Plotters and Pantster. Those are the two kinds of writers. I’m a pantster. (Well,  I’m a hybrid. A lot of times it just depends on what I’m working on. But generally I’m a pantster).

(am I spelling pantster right?? I hope so).

Plotters plot the story before they write it, and Pantsters just take a 40 foot jump into a tub of water and hope it goes well.

*disclaimer: Those are both really general descriptions. I myself would NEVER jump into a tub of water without at least some goggles on. *

But here’s the thing.

Plotters tend get all the glory, and Pantsers are just thrown under the bus. (Not all the time, some people are nice and uplifting). Sure I get it. Everything Plotters do make sense:

  • Plan the ending first
  • Plot out thing for continuity for quicker writing
  • In depth character backgrounds
  • world building
  • plot structure
  • etc.

Yeah, all those are smart, responsible things to do that make complete logical sense. Except, who ever said the process of making art was meant to be logical???

This is not rocket science or brain surgery.

Every artist has a different creative process. So does every writer. That is why Plotters are Plotters and Pantsters are Pantsters.

But some would disagree. Some would like to run at each other armed to the teeth with pens and notebooks and “how to write your novel” books and start a full-scale war.

(Some of us will sit on the sidelines eating popcorn with our neutral blue t-shirts.)

For those Plotters out there who doubt the Pantsters (or Pantsters who doubt themselves) I have a few things to say. Nothing in particular, just a collection of thoughts. A collection of thoughts about pantsters and their awesomeness.

1m

Why did we get the really dumb name??

Pantsters?? Really??? Can the name get any more dumb?? I know it means “I write by the seat of my pants” but….well I’m wearing shorts right now so I guess I’m a Shortster.

Just say’n.

2m

When you meet someone do you learn everything about them in that moment? No. You learn more and more about them at a gradual, natural rate.

When you know someone, do you know EVERYTHING THERE IS EVER TO KNOW ABOUT THEM AND THEIR PAST???? THEIR DEEPEST FEARS AND REGRETS??? CHILDHOOD MEMORIES??

Probably not unless you’re their counselor.

This is the way I see characters. I meet them. They pop up in my brain and say hi. I say hi back.  I know only a few things when I first meet them. Appearance probably, demeanor, current situation in life (maybe), and name.

I get to know them through the progression of the story. Even by the end, I may not know everything about them. Do I need to? Only if the story needs it. Maybe their past, their childhood, doesn’t get into the story because they don’t want to talk about it, and that’s that. I’m not going to force it out unless it has to come out.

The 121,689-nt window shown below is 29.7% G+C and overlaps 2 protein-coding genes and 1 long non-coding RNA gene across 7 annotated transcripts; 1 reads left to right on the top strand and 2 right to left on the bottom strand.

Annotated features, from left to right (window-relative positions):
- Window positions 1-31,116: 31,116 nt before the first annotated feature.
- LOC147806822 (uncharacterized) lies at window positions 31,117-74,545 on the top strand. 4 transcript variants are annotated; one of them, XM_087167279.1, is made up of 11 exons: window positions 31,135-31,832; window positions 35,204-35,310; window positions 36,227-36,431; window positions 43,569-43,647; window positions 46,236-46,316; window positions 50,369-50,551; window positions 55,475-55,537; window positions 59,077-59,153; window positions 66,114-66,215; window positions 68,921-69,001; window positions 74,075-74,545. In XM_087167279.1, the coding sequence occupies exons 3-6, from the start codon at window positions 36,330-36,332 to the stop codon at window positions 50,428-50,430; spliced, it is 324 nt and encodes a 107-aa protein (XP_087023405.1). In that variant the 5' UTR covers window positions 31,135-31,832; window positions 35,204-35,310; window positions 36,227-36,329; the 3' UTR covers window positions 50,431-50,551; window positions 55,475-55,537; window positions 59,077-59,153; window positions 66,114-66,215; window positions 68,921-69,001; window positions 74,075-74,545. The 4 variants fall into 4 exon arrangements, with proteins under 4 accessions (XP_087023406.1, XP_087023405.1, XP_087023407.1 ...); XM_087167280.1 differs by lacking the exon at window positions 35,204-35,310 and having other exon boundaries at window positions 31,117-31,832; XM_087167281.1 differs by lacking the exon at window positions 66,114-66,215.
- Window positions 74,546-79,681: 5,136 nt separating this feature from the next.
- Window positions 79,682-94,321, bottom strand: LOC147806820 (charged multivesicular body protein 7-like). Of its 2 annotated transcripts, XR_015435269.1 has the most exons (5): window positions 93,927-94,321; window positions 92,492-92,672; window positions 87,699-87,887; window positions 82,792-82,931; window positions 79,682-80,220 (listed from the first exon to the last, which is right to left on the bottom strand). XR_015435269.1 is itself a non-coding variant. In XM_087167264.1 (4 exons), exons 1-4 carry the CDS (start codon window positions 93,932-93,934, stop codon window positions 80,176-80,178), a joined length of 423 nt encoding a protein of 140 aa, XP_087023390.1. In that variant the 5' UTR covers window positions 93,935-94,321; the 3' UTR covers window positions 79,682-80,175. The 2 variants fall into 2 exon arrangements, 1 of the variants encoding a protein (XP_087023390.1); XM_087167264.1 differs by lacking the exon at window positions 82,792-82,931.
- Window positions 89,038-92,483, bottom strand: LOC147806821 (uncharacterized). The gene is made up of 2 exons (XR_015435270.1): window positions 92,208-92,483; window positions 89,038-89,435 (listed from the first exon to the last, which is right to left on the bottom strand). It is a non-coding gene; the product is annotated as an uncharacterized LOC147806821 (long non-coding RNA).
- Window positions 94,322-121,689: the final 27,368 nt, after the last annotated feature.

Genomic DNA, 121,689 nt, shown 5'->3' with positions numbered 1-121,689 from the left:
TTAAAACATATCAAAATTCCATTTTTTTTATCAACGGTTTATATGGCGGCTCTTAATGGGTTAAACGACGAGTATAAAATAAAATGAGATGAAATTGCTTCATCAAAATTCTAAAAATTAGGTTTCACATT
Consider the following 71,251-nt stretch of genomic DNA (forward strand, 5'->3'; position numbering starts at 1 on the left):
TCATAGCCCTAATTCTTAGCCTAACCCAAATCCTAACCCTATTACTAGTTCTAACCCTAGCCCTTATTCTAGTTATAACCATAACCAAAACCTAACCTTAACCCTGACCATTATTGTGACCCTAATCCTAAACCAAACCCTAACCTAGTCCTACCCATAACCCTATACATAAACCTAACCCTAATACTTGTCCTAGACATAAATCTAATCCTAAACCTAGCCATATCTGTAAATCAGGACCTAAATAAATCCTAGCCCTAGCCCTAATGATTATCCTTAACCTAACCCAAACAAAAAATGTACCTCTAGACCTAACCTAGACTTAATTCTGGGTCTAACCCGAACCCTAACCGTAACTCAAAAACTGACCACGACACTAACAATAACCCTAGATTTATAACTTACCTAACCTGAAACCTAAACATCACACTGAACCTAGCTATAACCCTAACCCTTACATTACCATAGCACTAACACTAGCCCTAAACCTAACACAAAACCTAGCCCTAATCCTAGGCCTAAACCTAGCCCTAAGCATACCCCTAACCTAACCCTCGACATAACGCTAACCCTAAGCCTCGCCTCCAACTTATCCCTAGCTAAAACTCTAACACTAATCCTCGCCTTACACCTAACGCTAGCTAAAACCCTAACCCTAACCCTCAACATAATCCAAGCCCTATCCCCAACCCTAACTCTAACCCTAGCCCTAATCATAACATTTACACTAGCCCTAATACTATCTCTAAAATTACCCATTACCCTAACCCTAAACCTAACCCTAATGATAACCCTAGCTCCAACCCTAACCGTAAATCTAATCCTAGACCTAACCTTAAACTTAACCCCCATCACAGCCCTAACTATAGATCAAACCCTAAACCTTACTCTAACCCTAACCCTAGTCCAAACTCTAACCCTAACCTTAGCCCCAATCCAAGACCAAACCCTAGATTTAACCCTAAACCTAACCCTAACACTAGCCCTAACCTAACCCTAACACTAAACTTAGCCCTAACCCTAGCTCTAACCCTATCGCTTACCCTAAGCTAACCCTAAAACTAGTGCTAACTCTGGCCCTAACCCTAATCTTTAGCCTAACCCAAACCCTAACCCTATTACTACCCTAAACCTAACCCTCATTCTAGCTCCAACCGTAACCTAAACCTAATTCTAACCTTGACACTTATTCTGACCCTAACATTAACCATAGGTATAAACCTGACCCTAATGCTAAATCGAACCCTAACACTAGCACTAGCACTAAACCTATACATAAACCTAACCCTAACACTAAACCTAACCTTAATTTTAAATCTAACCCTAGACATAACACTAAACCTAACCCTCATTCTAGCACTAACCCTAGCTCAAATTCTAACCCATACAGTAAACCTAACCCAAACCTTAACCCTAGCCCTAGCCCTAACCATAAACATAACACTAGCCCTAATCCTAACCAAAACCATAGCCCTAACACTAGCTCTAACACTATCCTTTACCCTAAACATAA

Maybe their childhood was just dull and no one wants to hear about it.

3m

I’m all for world building. It’s very important, especially  if you are writing speculative fiction. But here me out.

World building is very similar to characters to me. It’s exploration. Besides, the world evolves as the plot and characters evolve. Every time I write down a history or something, things change as the plot moves along and I decide things don’t fit, or I need something else etc.

I do enjoy world building though, but I always do it as I go, when I NEED IT REALLY BAD. Like one time I had a lot of characters working in the government. Well, I better know how that government works. It would be impossible to write otherwise.

World building is essential, but not necessarily essential to start writing.

I also don’t think the writer has to know ever single little detail.

4m

Like, ideas (or inspiration, or the muse) are kind of….hard to come by??And also…they just pop up in different ways.

In other words those plot bunnies can be hard to wake up and wrangle.

Every story is different. For some I get minimal inspiration and start writing right away. Some I sit on for a while and let things cook up. Sometimes I think of the endings first, but still have giant holes in the middle. Ideas take time, especially good ones.

In the Green Crow, I had a few plot holes that I sat on for a while.  So I “pantstered” my way through. Eventually the ideas showed up.

5m

I got the job done and in a reasonable amount of time. I wrote the thing.

When you are painting, it’s a pretty basic lesson to sketch out what you are painting before you actually paint it. Then you get all the spacing right etc.

But what if you have a gift where you can just paint. No outline, no nothing, and the painting comes out beautifully. Would you be happy if someone told you that you should outline anyway??

EXCUSE ME. That would be rude.

Yeah, outlining makes more sense. But if you (that wonderful artist) outline, it might not work for you. You might feel confined, your paintings might feel stifled, YOU might feel stifled and might end up hating painting altogether all because someone told you to change your process.

Don’t tell someone to change their process.

Now, you can always improve your process, but that takes time and exploration. What works for someone else may not work for you.

6m

 

I would also like to raise a glass to all the Plotters out there, for being to so organized and efficient. Cheers *clinks glass*.

commentfor blog

 

 

 

2 thoughts on “Plotters VS. Pantsters: the Great War

Leave a Reply

Fill in your details below or click an icon to log in:

WordPress.com Logo

You are commenting using your WordPress.com account. Log Out / Change )

Twitter picture

You are commenting using your Twitter account. Log Out / Change )

Facebook photo

You are commenting using your Facebook account. Log Out / Change )

Google+ photo

You are commenting using your Google+ account. Log Out / Change )

Connecting to %s